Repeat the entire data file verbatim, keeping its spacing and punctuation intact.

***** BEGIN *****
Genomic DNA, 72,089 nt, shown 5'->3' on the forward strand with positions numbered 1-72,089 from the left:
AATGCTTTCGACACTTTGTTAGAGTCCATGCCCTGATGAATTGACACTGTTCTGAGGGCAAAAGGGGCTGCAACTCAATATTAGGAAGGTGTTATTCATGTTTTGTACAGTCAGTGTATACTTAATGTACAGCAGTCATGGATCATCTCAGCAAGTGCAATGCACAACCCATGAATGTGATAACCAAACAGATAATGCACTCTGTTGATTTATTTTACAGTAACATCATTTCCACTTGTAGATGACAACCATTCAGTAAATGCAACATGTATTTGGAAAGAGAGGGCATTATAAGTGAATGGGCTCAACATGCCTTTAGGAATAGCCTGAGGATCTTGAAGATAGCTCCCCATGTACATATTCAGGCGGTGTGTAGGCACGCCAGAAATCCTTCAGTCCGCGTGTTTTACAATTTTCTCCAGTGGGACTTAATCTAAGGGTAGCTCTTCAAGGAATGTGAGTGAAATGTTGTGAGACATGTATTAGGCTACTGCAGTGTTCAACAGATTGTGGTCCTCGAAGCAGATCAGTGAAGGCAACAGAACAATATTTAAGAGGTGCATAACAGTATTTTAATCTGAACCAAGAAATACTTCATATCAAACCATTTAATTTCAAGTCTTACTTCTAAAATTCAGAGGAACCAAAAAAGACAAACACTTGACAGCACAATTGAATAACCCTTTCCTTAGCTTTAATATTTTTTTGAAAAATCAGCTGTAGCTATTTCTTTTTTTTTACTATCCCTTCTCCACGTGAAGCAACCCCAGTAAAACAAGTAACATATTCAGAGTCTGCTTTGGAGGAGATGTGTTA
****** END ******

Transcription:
Genomic DNA, 72,089 nt, shown 5'->3' on the forward strand with positions numbered 1-72,089 from the left:
AATGCTTTCGACACTTTGTTAGAGTCCATGCCCTGATGAATTGACACTGTTCTGAGGGCAAAAGGGGCTGCAACTCAATATTAGGAAGGTGTTATTCATGTTTTGTACAGTCAGTGTATACTTAATGTACAGCAGTCATGGATCATCTCAGCAAGTGCAATGCACAACCCATGAATGTGATAACCAAACAGATAATGCACTCTGTTGATTTATTTTACAGTAACATCATTTCCACTTGTAGATGACAACCATTCAGTAAATGCAACATGTATTTGGAAAGAGAGGGCATTATAAGTGAATGGGCTCAACATGCCTTTAGGAATAGCCTGAGGATCTTGAAGATAGCTCCCCATGTACATATTCAGGCGGTGTGTAGGCACGCCAGAAATCCTTCAGTCCGCGTGTTTTACAATTTTCTCCAGTGGGACTTAATCTAAGGGTAGCTCTTCAAGGAATGTGAGTGAAATGTTGTGAGACATGTATTAGGCTACTGCAGTGTTCAACAGATTGTGGTCCTCGAAGCAGATCAGTGAAGGCAACAGAACAATATTTAAGAGGTGCATAACAGTATTTTAATCTGAACCAAGAAATACTTCATATCAAACCATTTAATTTCAAGTCTTACTTCTAAAATTCAGAGGAACCAAAAAAGACAAACACTTGACAGCACAATTGAATAACCCTTTCCTTAGCTTTAATATTTTTTTGAAAAATCAGCTGTAGCTATTTCTTTTTTTTTACTATCCCTTCTCCACGTGAAGCAACCCCAGTAAAACAAGTAACATATTCAGAGTCTGCTTTGGAGGAGATGTGTTA